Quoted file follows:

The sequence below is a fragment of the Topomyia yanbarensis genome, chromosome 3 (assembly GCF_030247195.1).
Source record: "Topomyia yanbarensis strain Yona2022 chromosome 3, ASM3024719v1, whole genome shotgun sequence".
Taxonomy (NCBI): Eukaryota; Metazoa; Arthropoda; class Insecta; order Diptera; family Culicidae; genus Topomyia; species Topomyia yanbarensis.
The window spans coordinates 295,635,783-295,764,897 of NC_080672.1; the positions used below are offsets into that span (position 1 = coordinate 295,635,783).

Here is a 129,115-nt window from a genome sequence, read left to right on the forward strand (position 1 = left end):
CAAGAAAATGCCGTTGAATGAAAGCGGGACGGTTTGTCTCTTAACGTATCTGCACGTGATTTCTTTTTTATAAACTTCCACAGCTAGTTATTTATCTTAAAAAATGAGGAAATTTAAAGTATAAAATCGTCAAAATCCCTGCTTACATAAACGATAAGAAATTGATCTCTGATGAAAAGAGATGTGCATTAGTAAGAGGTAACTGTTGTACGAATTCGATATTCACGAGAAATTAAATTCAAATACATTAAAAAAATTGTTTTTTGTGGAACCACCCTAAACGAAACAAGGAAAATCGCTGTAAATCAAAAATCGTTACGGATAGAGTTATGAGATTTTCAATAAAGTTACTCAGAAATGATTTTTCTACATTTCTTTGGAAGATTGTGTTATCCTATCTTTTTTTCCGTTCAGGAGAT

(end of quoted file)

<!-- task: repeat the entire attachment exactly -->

The sequence below is a fragment of the Topomyia yanbarensis genome, chromosome 3 (assembly GCF_030247195.1).
Source record: "Topomyia yanbarensis strain Yona2022 chromosome 3, ASM3024719v1, whole genome shotgun sequence".
Taxonomy (NCBI): Eukaryota; Metazoa; Arthropoda; class Insecta; order Diptera; family Culicidae; genus Topomyia; species Topomyia yanbarensis.
The window spans coordinates 295,635,783-295,764,897 of NC_080672.1; the positions used below are offsets into that span (position 1 = coordinate 295,635,783).

Here is a 129,115-nt window from a genome sequence, read left to right on the forward strand (position 1 = left end):
CAAGAAAATGCCGTTGAATGAAAGCGGGACGGTTTGTCTCTTAACGTATCTGCACGTGATTTCTTTTTTATAAACTTCCACAGCTAGTTATTTATCTTAAAAAATGAGGAAATTTAAAGTATAAAATCGTCAAAATCCCTGCTTACATAAACGATAAGAAATTGATCTCTGATGAAAAGAGATGTGCATTAGTAAGAGGTAACTGTTGTACGAATTCGATATTCACGAGAAATTAAATTCAAATACATTAAAAAAATTGTTTTTTGTGGAACCACCCTAAACGAAACAAGGAAAATCGCTGTAAATCAAAAATCGTTACGGATAGAGTTATGAGATTTTCAATAAAGTTACTCAGAAATGATTTTTCTACATTTCTTTGGAAGATTGTGTTATCCTATCTTTTTTTCCGTTCAGGAGAT